Residents of Communicare’s Mez Wallach in Lakeside say they will seek an interim interdict to stop more pre-paid water meters being installed in the complex.
Spokesman for the residents, Watney Adams, said he had consulted with a lawyer on behalf of the residents last week.
Residents claim they weren’t consulted about the meters although some acknowledge getting a notice from Communicare in October saying the devices would start going in from November 12.
Resident say their water was previously included in their monthly rent and as pensioners, they can’t afford the extra cost for water.
Resident Mortimer Fernandes said he had never used water irresponsibly during his 16 years at the block. He checks the reading on the new meter before going to bed. “It uses one to two litres of water during the night while we are asleep and up to eight litres a week,” he said.
During the day, the meter recorded 59 litres of water used without him doing the washing or taking a shower, and toilet flushing used nine litres, he said, calling the meters “defective”.
He complained that residents had not been told how to use the new meters.
Fred Cerff said he had been told his meter would be installed with 1 350 litres, 350 for the plumber to test the device and a 1000 litres remaining, but when he activated it there was only 859 litres left.
He too claims the meters are defective.
A new resident, Steven Thirumalan-Sakrambhani, said modern water meters were not compatible with old buildings like Mez Wallach which still had three-inch copper pipes with a high pressure water system. And there had been no mention of the new meters when he had signed his contract four months ago, he said.
“What is the purpose if the new meters? They say the water meter is to control abuse, but there is no abuse. I refuse to get one.”
Residents, like Helen Gabriel, who share bathrooms with neighbouring units face another dilemma. She said a pre-paid metre had not been fitted yet and Communicare could not tell her how the water bill would be split.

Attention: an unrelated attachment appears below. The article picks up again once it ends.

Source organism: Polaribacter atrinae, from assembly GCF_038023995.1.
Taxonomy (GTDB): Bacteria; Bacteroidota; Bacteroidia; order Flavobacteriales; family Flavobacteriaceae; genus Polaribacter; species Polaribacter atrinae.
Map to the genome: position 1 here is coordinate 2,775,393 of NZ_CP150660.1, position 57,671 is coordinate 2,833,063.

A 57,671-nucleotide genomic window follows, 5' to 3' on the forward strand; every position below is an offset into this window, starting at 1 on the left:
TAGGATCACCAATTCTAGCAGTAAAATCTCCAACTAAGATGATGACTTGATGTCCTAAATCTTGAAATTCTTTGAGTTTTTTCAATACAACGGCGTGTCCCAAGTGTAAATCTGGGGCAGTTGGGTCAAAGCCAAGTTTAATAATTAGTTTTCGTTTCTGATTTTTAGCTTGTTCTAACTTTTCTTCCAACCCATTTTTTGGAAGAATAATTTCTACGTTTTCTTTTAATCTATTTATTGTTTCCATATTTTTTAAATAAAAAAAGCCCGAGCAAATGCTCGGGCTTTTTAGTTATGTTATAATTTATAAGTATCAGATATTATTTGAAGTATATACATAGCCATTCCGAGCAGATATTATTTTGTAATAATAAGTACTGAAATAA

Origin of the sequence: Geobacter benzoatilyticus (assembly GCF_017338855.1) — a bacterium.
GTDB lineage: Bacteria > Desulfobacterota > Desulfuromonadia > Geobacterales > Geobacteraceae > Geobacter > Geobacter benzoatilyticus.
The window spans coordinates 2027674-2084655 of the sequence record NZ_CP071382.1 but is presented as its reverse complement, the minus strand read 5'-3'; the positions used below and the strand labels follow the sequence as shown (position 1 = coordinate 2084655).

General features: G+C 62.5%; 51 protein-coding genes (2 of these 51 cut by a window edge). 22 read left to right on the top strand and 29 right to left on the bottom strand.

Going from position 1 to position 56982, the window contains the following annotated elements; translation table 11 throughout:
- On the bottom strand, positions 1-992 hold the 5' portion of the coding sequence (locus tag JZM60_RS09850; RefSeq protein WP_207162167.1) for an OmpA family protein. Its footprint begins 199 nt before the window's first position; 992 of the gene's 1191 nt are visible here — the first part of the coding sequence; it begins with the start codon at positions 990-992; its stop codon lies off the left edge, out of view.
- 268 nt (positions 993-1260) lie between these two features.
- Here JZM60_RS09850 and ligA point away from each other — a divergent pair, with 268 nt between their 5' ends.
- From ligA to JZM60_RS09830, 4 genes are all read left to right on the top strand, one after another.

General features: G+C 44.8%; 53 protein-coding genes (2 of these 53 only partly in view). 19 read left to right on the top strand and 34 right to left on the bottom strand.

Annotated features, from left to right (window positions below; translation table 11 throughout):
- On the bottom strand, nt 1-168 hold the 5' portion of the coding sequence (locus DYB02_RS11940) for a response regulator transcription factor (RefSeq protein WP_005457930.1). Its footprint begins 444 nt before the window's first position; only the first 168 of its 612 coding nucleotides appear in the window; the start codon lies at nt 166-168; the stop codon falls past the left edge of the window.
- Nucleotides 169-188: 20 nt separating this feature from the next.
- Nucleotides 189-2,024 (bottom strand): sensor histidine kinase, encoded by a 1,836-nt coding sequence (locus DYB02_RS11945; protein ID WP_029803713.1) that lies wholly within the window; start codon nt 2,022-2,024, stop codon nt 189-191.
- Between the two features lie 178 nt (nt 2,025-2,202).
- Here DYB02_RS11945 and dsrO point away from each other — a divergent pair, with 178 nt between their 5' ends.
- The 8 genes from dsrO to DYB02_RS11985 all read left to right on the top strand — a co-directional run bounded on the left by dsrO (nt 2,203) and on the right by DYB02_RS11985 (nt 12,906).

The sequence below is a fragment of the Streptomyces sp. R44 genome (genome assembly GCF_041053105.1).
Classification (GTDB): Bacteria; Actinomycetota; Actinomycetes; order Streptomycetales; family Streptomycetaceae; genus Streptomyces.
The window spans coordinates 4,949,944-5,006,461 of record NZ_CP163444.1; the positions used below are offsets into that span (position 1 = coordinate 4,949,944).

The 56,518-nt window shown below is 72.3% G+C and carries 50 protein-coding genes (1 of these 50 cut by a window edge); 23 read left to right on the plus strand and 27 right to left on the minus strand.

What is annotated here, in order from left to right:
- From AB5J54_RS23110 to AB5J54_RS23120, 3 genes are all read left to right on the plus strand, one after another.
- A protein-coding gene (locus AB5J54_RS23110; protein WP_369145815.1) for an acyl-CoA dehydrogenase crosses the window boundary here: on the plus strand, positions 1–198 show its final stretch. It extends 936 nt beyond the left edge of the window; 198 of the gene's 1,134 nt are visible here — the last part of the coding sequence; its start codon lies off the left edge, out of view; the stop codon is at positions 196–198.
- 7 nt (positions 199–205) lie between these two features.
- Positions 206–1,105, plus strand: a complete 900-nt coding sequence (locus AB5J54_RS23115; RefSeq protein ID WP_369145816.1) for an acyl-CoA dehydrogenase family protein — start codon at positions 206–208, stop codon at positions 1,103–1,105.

“I am very concerned about rising water costs,” she said.
Some of the meters were leaking when the Echo visited the building last week.
Communicare CEO Anthea Houston said the pre-paid meters would give tenants better control over their individual water use.
While Communicare had not charged residents separately for water in the past, its price had sky-rocketed due to the drought and many residents used more water than the City’s approved daily allowance, she said.
Letters about the meters had gone out with residents’ October statements and there had been follow-up letters at the beginning of November, along with an SMS, she said.
“Tenants only made contact on the day of the installations. We set up an informal meeting the next day to discuss concerns and provide more information about the meters.
“Many of the residents who we had spoken to said they were happy with the installations and said they had no further concerns,” she said.
The cause of the leaks, she said, had been found and contractors would be asked to fix it,”
No resident had reported receiving less than the 1000 extra litres loaded onto the unit and in cases where tenants had refused or delayed to sign for the handover of the unit, that might result in some of those additional litres being used as part of their daily consumption.
Residents sharing a bathroom would have a device that allowed them to see and track their water usage.
“They will have to cooperate with each other in doing this, as they already do in sharing the bathroom,” she said.
Communicare had asked the City to reduce the cost of water for residents earning under
R4 000 or living in a unit valued at less than R400 000.
“The City agreed that Communicare can apply for 6 000 litres of free water for those tenants and we are in the process of applying for those who qualify,” she said, adding that Communicare could no longer absorb the costs of water as it had done in the past.
“We understand that some residents are concerned about the added costs to their already tight budgets and we are doing all we can to contain the cost for pensioners and those earning less than R4000,” she said.
Xanthea Limberg, Mayco member for informal settlements, water and waste services, and energy, said the City backed steps by complex owners to monitor water use but it was up to the managing agent or body corporate to decide how water costs were recovered.
But metering and proper record keeping was essential for managing water conservation.
“During the drought, it was very difficult to establish whether residents of flats and complexes without pre-paid meters were staying within their 50-litre allocation or not and the installation of pre-paid meters at each unit could have allowed residents of apartment complexes to pay according to what they actually use, rather than subsidising other people who possibly used more water.
The City did not indicate whether it will take any punitive measure against complex owners who do not install pre-paid meters.